The Greens and Perth organisation Spacemarket have launched a new high tech way to help tap Perth's vast reservoir of empty buildings with commercial, creative, public amenity or residential potential.
The mobile phone app ‘Why So Empty?' feeds photos and information into a database of the metropolitan area's vacant buildings, including some of Perth's most attractive and historic structures. The app's development is a collaboration between WA Senator Scott Ludlam and Perth organisation Spacemarket - http://www.spacemarket.com.au/whysoempty
"Spacemarket has been overwhelmed by enthusiasm from the community, from councils and government, from prospective tenants and building owners for our cause. We have facilitated many successful pairings and helped to establish new businesses and co-working spaces across greater Perth," said Spacemarket's Beth George.
"We are delighted to launch the whysoempty app because of the impetus it gives the broader community to not only note where empty spaces are, but also to speculate on what they would like to see happen there. This is valuable information that can enable building owners to consider alternative uses. We are not just interested in locating wholly empty buildings - upper floors, basements, even rooms provide opportunities for new tenancies."
Spacemarket's Nic Brundson said "Our ambition is to bring about authentic new listings and invite building owners and the public to work together in creating a lively and productive urban environment".
"We understand the red-tape and we know buildings must be safe and accessible. However, there are a number of underutilised spaces that could be made safe, accessible and activated by reaching out to property owners on the huge potential of these spaces. Our intention is not just identify locations, but to provide assistance in activating them," said Mr Brundson.
Fremantle Mayor Brad Pettitt said the app "has the potential to be a major part of the solution for Fremantle's retail and commercial challenges. Identifying under-utilised and empty spaces and then linking them with potential tenants or popup shops will undoubtedly make our city cities more diverse and vibrant".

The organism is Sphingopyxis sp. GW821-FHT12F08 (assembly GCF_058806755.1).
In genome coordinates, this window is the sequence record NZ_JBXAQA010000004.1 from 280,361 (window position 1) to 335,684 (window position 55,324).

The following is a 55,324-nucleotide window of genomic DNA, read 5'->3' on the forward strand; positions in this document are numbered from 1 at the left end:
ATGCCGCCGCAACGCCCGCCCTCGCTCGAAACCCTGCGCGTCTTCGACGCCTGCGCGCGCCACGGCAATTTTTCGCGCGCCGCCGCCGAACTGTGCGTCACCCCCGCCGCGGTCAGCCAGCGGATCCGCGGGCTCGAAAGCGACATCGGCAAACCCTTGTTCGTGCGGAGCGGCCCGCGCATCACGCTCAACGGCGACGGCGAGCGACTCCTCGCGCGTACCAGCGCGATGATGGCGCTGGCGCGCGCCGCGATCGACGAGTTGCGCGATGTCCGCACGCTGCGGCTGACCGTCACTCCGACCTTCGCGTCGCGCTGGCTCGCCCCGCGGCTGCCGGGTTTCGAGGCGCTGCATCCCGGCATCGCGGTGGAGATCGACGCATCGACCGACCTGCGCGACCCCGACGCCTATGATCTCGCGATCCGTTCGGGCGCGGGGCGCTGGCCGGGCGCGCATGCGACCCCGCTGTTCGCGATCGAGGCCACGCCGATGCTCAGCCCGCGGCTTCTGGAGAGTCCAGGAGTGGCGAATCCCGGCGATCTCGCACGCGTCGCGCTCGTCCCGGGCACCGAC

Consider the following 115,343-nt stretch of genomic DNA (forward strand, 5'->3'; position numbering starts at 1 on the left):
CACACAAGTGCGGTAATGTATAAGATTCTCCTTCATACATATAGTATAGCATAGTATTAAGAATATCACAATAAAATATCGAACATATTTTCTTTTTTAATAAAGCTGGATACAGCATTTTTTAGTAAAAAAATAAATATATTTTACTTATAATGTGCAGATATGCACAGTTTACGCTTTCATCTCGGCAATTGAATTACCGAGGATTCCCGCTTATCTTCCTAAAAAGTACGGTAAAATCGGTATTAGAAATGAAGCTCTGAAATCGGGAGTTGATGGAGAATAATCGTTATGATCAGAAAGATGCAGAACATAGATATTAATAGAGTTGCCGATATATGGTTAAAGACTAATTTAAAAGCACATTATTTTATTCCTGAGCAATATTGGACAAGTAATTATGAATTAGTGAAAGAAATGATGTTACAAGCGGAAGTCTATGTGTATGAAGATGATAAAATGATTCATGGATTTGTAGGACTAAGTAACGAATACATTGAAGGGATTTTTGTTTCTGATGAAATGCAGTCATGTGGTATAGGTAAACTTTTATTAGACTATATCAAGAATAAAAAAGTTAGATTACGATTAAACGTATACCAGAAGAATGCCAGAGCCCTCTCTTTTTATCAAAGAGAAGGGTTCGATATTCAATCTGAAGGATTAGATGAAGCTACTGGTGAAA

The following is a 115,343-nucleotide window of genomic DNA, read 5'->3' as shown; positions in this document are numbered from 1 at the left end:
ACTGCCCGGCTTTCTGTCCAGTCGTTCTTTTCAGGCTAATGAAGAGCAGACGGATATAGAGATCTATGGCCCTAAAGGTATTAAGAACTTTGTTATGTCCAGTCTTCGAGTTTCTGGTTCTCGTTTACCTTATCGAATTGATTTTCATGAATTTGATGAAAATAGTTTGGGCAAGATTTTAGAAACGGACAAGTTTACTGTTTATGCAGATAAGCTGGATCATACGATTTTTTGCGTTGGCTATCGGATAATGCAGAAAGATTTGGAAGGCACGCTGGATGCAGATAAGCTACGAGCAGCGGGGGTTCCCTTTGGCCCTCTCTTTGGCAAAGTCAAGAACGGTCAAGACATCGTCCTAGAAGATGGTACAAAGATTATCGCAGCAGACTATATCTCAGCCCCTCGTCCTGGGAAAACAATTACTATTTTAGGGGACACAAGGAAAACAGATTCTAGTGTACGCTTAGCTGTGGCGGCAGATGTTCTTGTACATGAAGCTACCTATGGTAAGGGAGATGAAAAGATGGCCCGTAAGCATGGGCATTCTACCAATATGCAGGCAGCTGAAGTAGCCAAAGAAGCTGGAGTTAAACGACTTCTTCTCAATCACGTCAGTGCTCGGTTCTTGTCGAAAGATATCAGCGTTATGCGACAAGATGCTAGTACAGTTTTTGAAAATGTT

While the app will catalogue identifiably vacant buildings, Senator Scott Ludlam is also calling on the State Government to conduct a metro-wide audit of all vacant properties in Perth to determine just how much space is going to waste - as a first step towards putting those properties to use solving the city's residential, commercial and public amenity needs.
"There is huge demand from small business and creative industries for commercial space, and huge demand for affordable housing - yet Perth has a vast reserve of empty commercial and residential properties," said Senator Ludlam. "No record is kept of the vacant commercial space that is not on the property market - that information is needed so we can reach out to owners and find a way to put that space to work. I've raised this with the federal government, now it's time for the state government to get on board."
Senator Ludlam also championed his Convert-To-Rent policy, a project that would provide grants to make empty properties available as affordable housing: http://greens.org.au/files/Convert_to_rent.pdf
"We'd love to see mixed use; dynamic developments transforming empty or partially empty buildings into commercial, creative and residential projects. It's difficult to determine how many residential properties are vacant in Perth but if our vacancy rate is anything like Melbourne's that would mean almost 40,000 dwellings sitting idle, while we have about 28,000 households on the public housing wait list."